New Zealand dairy producer a2 Milk Company (ASX: A2M) surprised the market this morning by unveiling a non-binding indicative offer to acquire a majority stake in Chinese-owned milk manufacturer Mataura Valley Milk for around NZ$270 million.
The news comes just two days since a2 Milk Company reported a net profit of almost $386 million in the last financial year, up more than 34% from the year previous.
a2 Milk Company’s move to acquire 75% of MVM followed active discussions.
Initially, a2 Milk Company intended to only share manufacturing space at MVM’s facility in Southland, New Zealand.
As a result of the discussions, a2 Milk Company made a non-binding indicative offer to acquire a 75.1% interest in MVM, for a total consideration of approximately NZ$270 million (A$241 million), based on an enterprise value of around NZ$385 million (A$344 million).
The move is likely to have been precipitated by MVM’s below-par market performance in 2019, with the company taking a $47 million loss on the calendar year.
Importantly, a formal offer allows a2 Milk Company to obtain exclusive due diligence rights – a means of looking at every detail of MVM’s books before fully committing to the acquisition.
MVM said it had agreed to provide a2 Milk Company a period of exclusivity to conduct “confirmatory due diligence” with definitive transaction documentation still to be negotiated, the company said.
Technically, a2 Milk Company could still decide to pull out of the deal without any commitments.
Further support for the deal came from MVM’s current majority shareholder, China Animal Husbandry Group (CAHG), which will retain a 25% interest in MVM.
The ownership structure is further thickened, given that state-linked China National Agriculture Development Group currently owns CAHG while also being the parent company of CSFA Holdings Shanghai, better known as China State Farm – currently a “strategic partner” to a2 Milk Company.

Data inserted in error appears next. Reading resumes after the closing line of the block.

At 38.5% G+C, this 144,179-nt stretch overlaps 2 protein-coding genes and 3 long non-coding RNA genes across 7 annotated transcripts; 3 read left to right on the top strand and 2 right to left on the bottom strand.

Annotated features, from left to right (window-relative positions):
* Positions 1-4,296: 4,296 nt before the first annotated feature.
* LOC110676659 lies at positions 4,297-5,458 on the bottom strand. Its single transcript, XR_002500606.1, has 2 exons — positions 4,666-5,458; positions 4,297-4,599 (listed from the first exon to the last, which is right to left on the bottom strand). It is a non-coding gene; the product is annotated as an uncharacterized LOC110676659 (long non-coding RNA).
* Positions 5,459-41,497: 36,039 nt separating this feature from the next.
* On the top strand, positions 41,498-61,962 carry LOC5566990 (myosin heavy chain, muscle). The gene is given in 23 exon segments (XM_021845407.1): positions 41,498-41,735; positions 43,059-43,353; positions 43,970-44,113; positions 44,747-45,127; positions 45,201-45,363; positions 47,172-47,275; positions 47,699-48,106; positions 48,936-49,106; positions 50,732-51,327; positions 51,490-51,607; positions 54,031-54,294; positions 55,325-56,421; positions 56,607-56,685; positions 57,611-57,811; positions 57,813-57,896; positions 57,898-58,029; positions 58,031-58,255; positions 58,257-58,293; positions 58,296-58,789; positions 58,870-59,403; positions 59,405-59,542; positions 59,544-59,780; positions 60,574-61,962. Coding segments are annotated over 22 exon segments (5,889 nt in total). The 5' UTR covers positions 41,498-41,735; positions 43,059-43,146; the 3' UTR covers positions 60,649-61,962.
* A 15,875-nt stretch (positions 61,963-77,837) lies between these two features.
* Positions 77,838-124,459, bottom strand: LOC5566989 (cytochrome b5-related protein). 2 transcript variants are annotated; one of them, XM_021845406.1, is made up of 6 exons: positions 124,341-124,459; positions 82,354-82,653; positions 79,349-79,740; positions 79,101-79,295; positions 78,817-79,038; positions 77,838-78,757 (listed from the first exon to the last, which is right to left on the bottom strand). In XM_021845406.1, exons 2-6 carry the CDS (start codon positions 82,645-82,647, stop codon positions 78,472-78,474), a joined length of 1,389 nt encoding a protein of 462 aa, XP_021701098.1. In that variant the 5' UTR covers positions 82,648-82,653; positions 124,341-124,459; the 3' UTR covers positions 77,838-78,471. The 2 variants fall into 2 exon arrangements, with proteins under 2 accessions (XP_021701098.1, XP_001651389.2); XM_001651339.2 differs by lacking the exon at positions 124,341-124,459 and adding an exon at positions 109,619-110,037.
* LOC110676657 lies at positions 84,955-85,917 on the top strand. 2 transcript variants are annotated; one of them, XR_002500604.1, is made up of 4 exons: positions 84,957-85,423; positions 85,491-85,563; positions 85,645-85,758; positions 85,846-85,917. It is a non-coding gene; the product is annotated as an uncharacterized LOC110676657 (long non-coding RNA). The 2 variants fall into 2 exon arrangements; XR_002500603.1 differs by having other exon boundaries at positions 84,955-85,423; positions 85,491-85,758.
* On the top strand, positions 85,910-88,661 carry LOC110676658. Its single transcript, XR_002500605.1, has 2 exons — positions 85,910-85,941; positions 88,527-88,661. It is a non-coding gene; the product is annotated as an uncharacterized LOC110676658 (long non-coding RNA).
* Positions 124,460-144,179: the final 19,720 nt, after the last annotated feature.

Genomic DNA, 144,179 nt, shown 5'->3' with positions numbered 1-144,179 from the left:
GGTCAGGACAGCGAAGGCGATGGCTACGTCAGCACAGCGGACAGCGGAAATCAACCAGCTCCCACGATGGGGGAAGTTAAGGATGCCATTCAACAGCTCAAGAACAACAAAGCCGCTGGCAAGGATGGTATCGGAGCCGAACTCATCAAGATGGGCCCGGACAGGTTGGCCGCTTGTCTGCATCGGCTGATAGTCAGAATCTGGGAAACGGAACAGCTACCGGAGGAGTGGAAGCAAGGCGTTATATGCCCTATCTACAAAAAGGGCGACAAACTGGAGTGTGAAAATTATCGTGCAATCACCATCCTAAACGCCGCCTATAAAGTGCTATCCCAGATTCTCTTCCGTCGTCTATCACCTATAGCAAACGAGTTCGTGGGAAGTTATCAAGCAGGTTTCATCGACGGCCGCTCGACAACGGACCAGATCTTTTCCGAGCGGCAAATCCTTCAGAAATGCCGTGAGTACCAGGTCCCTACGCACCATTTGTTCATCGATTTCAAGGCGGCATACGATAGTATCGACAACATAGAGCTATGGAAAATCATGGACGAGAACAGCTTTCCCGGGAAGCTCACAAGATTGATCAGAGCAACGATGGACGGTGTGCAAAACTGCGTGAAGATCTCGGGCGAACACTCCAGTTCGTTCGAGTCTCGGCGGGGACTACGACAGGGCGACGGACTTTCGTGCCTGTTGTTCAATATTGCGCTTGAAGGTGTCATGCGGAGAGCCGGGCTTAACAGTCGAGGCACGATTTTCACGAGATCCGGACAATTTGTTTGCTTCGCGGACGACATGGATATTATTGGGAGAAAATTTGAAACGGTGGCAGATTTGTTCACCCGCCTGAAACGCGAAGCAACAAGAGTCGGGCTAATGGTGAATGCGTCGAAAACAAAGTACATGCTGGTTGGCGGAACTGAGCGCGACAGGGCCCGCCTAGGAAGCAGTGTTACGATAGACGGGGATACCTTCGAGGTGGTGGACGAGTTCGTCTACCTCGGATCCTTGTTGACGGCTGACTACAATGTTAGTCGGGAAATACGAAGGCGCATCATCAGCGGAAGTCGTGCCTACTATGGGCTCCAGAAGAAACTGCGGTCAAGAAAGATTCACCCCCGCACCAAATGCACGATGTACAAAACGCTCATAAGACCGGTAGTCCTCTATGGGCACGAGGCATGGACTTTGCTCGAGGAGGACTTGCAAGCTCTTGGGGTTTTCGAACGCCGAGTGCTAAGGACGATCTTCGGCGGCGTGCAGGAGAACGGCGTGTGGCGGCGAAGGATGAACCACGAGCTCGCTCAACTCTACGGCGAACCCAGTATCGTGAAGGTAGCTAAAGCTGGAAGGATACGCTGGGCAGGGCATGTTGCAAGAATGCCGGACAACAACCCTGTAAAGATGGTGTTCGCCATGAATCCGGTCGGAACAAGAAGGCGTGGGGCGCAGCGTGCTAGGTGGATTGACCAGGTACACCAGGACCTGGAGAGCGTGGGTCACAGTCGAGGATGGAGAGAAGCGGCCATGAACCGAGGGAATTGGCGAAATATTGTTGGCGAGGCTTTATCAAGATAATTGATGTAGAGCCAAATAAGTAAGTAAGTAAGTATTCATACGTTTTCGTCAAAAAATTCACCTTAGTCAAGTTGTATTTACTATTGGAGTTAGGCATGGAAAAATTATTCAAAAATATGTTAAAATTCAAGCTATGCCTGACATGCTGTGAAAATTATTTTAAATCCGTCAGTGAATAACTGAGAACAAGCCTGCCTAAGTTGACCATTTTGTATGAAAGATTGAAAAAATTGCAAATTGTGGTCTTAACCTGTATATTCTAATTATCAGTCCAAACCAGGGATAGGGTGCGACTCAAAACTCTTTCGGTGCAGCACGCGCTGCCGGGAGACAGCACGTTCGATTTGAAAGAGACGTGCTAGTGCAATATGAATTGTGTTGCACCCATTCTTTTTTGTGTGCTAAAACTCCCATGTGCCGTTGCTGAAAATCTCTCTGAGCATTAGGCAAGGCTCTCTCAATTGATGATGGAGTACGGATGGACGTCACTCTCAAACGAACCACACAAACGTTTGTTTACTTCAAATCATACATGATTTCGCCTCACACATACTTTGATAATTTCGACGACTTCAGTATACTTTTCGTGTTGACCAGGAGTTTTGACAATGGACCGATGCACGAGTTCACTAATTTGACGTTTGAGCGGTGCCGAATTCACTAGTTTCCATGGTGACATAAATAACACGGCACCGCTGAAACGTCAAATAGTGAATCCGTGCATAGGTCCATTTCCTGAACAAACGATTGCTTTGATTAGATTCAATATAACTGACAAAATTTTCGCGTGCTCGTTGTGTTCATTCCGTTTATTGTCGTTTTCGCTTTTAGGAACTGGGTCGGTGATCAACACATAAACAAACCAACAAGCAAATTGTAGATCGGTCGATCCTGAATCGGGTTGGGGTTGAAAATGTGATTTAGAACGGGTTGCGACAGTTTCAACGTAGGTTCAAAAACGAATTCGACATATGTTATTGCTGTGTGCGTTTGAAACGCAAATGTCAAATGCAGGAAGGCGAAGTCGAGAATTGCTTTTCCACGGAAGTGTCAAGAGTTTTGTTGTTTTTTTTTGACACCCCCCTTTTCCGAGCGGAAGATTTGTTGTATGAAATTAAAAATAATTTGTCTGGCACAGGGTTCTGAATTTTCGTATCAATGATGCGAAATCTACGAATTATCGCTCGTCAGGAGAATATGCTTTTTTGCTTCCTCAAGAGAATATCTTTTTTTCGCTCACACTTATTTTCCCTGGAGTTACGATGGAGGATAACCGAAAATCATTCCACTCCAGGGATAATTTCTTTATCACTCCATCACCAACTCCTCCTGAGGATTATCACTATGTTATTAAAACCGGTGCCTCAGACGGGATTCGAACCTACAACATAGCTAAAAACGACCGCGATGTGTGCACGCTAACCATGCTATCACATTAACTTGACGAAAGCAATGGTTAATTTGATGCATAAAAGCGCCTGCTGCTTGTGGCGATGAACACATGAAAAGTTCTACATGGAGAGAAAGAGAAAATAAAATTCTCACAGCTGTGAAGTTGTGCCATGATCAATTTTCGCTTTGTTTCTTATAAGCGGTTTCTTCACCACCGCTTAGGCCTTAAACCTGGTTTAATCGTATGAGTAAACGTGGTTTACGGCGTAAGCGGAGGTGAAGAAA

This deal is among companies with extensive existing ties – potentially indicating a brief period of due diligence before completion.
Despite a seemingly closed loop of agreement, a2 Milk Company said discussions with MVM remained “ongoing” and “incomplete”, while also describing any transaction as “potential”.
Moreover, the two dairy producers must compile definite agreements and obtain regulatory approval before a final go-ahead. Given the market stature of the two companies, regulatory approval may well be the hardest hurdle to clear.
“As previously announced, due to the increasing scale of our infant nutrition business, we have been assessing participation in manufacturing capacity and capability,” a2 Milk Company chief executive officer Geoff Babidge said.
“The potential investment in MVM’s recently commissioned facility, alongside China Animal Husbandry Group, aligns with this strategic objective as we look to complement and build upon our current strategic relationships with Synlait Milk and Fonterra Co-operative Group, which remain in place,” he added.
In a coordinated response, Synlait (ASX: SM1) put out an announcement saying it was “well-positioned to continue to support and enable a2 Milk Company’s growth aspirations via its highly integrated infant formula manufacturing capabilities that meet the high standards in China, the world’s largest infant nutrition market.”
The two companies have maintained a partnership built on an exclusive long-term infant formula supply agreement for China, New Zealand and Australia with market analysts expecting Synlait to publish full-year results for the past financial year on 28 September 2020.
According to Mr Babidge, a2 Milk Company intends to establish blending and canning capacity at MVM’s facility, as a means of funding the creation of a “fully-integrated manufacturing plant for infant nutrition”.